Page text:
Israel & the Freedom Flotilla Assault: It’s All About the Gaza Blockade

by matttbastard

Israel does it again.

With one deadly commando raid of an aid flotilla bearing essential goods in violation of Israel’s (illegal) blockade of Gaza, the Israeli government has reasserted its expressed right to, essentially, defend its borders by any means necessary. Thus far, a good amount of the discussion of events has centered around whether Israel was prudent in ordering the military assault in light of the likely PR fallout, or if it should have been prepared for stiffer resistance. Yet focusing on proportionality, optics, or even the pristine character (or lack there of) of some passengers on board misses the point — or, rather, the context this incident occured within.

One can argue about whether or not IDF naval commandos were justified in using extreme force in reaction to violent provocation. But the entire event — the aid flotilla, the lethal IDF response — took place as the result of an immoral, oppressive policy structure designed to destabilize the already-strained foundations of Gazan civil society. No matter how restrained (or excessive) its actions, the reputation of Israel’s military will always be tainted by its dutiful service on behalf of a rogue mission.

Dan Drezner, no far-left anti-Zionist with a rep for laying down rhetorical IEDs he, makes the bold analogy of Israel as North Korea and the US, leery of stirring already unsettled diplomatic waters in the Middle East and provoking the political ire of domestic lobbyists, as China, a placid benefactor that enables an increasingly isolated state to continually act in brazen defiance of international law:

True, Israel’s economy is thriving and North Korea’s is not. That said, both countries are diplomatically isolated except for their ties to a great power benefactor. Both countries are pursuing autarkic policies that immiserate millions of people. The majority of the population in both countries seem blithely unaware of what the rest of the world thinks. Both countries face hostile regional environments. Both countries keep getting referred to the United Nations. And, in the past month, the great power benefactor is finding it more and more difficult to defend their behavior to the rest of the world.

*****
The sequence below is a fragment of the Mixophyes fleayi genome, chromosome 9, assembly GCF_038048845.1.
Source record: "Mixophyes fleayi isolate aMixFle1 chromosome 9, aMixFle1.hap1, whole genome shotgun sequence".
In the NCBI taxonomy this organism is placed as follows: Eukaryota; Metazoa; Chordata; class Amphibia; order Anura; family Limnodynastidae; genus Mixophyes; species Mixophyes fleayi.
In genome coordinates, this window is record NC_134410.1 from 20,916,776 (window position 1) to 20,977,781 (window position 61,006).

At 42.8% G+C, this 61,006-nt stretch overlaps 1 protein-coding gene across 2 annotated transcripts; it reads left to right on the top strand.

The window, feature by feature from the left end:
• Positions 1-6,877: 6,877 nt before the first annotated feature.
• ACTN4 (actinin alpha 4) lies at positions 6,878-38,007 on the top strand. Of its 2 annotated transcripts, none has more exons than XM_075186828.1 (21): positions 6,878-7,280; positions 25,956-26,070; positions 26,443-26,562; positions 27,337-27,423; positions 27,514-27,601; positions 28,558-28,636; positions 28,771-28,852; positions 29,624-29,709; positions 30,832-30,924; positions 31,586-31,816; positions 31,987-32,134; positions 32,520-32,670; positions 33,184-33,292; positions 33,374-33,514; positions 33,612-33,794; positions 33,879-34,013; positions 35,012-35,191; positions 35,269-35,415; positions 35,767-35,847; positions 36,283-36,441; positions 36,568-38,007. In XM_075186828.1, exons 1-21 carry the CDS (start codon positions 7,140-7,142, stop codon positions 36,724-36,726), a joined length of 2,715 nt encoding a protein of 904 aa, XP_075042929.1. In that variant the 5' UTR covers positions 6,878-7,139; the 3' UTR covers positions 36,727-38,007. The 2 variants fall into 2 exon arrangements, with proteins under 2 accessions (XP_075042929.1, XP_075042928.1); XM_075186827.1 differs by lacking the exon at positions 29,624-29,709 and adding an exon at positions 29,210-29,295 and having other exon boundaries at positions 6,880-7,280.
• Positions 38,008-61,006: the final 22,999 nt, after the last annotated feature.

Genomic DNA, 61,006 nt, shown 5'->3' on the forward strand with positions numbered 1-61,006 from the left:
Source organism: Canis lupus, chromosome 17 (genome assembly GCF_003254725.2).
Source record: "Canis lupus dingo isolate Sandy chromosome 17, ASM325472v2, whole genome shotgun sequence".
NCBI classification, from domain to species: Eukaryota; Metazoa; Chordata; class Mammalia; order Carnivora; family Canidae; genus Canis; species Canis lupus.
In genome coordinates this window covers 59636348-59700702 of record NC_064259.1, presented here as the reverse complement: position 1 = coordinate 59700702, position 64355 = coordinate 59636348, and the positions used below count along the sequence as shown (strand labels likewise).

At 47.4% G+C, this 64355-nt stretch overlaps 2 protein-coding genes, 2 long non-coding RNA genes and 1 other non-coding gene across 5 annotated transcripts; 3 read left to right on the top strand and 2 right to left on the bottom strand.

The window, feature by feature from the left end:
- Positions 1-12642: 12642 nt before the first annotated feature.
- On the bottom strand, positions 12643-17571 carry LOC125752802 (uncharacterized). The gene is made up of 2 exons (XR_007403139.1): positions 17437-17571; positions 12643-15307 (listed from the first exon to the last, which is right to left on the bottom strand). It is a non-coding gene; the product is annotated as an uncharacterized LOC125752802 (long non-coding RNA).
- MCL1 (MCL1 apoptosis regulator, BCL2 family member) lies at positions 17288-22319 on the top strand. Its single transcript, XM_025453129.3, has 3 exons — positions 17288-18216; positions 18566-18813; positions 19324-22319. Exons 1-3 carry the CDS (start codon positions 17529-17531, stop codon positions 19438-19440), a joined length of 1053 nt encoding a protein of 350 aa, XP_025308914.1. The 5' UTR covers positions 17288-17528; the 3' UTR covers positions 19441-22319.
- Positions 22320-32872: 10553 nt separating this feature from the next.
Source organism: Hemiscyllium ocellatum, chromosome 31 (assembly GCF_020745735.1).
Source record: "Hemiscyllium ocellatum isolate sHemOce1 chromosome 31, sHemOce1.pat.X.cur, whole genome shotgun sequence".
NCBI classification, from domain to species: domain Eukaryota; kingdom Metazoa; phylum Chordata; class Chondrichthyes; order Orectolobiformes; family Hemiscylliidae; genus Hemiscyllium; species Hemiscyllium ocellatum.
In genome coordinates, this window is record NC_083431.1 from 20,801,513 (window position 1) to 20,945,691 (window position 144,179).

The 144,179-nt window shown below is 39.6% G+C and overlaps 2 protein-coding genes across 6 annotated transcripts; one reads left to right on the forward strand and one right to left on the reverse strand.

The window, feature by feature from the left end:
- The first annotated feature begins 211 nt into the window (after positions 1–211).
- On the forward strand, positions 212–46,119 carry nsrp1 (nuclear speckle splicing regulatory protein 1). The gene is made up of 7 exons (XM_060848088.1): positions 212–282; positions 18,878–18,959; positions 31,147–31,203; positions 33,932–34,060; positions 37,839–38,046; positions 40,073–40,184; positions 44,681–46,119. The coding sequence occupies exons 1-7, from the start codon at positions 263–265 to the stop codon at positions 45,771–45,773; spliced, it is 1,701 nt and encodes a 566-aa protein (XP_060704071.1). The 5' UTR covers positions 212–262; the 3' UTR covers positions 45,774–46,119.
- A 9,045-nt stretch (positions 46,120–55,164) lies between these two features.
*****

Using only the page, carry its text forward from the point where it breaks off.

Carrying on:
As Peter Beinart (again, hardly a radical left-wing agitator) aptly notes, this US (and Canadian)-supported strategy (and resulting tactics) is entirely counterproductive if one’s aim is to convince an already besieged population that it should reconsider its support of a despicable but duly-elected government. No matter how horrible the Hamas leadership is, their government represents a plurality of (admittedly complex) Palestinian public opinion in Gaza (even as the West and Israel still refuse to recognize its legitimacy). Outside pressure directed towards the population inevitably pushes the masses towards the one element of what meager day-to-day security and certainty that still remains: Hamas.

But, again, all this should be moot. Until Israel lifts its illegal, immoral blockade of Gaza, many more people, Palestinian and Israeli, will continue to live in fear of escalating hostilities and almost guaranteed casualties. This is the frame in which we need to centre any discussion of the Freedom Flotilla raid or any other incident that occurs as a consequence of furthering Israel’s unacceptable policy of collective punishment.

We in the US & Canada who recognize the insustainability of this ongoing moral calamity must pressure our leaders to cease enabling the Israeli government as it makes a mockery of human rights and international law — and, in the process, offers a stark vision of the most clear and present danger to the purportedly democratic character of the Jewish state.

Related: Esther Kaplan evaluates the US media response to the Israeli flotilla assault, noting the overly “credulous” coverage of most mainstream news outlets, while over at TAP the inimitable Gershom Gorenberg patiently outlines the events that lead to yesterday’s disasterous raid, calling it “a link in a chain of premeditated folly”.

Recommend this post at Progressive Bloggers

8 thoughts on “Israel & the Freedom Flotilla Assault: It’s All About the Gaza Blockade